U.S. Attorney's Office
Eastern District of Pennsylvania
(215) 861-8200
October 14, 2015

Cancer Research Doctor Sentenced for Theft

PHILADELPHIA—Steven W. Johnson, Ph.D., 50, of Elkins Park, PA, was sentenced yesterday to 12 months and one day in prison for theft from a program receiving federal funds. Johnson pleaded guilty on April 30, 2015 to one count of misusing federal funds for cancer research to conduct a for-profit business. In addition to the prison term, U.S. District Court Judge Paul S. Diamond also ordered Dr. Johnson to pay restitution of $69,379.02 and a $100 special assessment.

Dr. Johnson was an employee of the University of Pennsylvania, in its School of Medicine, from approximately October 1998 to February 2010. Dr. Johnson conducted cancer research. For some of his research activities, Dr. Johnson would need to test or “validate” (or to have another University of Pennsylvania employee validate for him) presumptive oligonucleotide “primers,” which are used to identify gene expression patterns. The process of validating oligonucleotide primers requires expertise, time, effort, and specialized equipment, including a polymerase chain reaction (“PCR”) machine. In approximately August 2005, while an employee of the University of Pennsylvania, Dr. Johnson started a for-profit company, which advertised human, mouse, and rat validated primers for sale. (The University had no knowledge of Dr. Johnson’s for-profit company.) In approximately 2006, while an employee of the University of Pennsylvania, Dr. Johnson applied for a federal grant from the Department of Defense (“DOD”) to study a new approach to treating ovarian cancer. Between 2007 and 2009, Dr. Johnson purchased thousands of unvalidated oligonucleotide primers, which were charged to the federal grant. Dr. Johnson used the University of Pennsylvania’s laboratory equipment, including a polymerase chain reaction (“PCR”) machine, which also had been purchased with federal grant funds, to test, or “validate,” the primers. Johnson then sold the validated primers to customers of his for-profit company.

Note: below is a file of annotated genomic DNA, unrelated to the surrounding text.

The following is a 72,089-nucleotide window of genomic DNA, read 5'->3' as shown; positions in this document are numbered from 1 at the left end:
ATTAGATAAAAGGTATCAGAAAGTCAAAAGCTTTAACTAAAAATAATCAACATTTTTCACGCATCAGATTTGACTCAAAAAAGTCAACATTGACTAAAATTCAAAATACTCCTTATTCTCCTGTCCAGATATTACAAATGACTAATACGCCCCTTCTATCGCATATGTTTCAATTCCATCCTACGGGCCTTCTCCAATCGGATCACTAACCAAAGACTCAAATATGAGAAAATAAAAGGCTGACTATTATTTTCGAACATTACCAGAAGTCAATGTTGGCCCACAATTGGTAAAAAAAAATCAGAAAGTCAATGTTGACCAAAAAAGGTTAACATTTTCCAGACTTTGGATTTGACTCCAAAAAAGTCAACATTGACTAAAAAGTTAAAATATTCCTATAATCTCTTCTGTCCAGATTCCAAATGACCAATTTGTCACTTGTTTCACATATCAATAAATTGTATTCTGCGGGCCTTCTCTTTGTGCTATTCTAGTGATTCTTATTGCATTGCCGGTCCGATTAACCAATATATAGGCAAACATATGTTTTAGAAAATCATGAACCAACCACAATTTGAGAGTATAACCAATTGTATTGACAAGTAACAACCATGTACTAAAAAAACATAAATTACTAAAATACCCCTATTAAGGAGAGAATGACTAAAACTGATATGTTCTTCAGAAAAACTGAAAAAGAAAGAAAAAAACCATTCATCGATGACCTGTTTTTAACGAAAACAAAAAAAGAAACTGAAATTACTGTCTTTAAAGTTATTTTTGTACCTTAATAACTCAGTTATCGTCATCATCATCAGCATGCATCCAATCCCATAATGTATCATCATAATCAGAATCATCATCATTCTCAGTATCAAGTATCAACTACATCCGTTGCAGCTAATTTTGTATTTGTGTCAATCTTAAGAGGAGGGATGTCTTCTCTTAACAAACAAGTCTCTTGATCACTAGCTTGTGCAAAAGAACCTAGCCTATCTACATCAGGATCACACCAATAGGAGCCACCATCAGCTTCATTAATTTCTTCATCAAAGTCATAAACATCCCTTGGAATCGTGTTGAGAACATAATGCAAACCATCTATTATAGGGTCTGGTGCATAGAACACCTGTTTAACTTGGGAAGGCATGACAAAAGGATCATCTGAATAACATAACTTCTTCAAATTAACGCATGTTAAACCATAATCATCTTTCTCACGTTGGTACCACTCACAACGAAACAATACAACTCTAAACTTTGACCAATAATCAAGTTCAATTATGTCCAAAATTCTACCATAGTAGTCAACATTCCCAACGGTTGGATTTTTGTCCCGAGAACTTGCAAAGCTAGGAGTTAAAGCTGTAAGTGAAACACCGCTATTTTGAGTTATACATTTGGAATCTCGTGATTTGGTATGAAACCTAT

The case was investigated by the Federal Bureau of Investigation and was prosecuted by Assistant United States Attorney Karen L. Grigsby.

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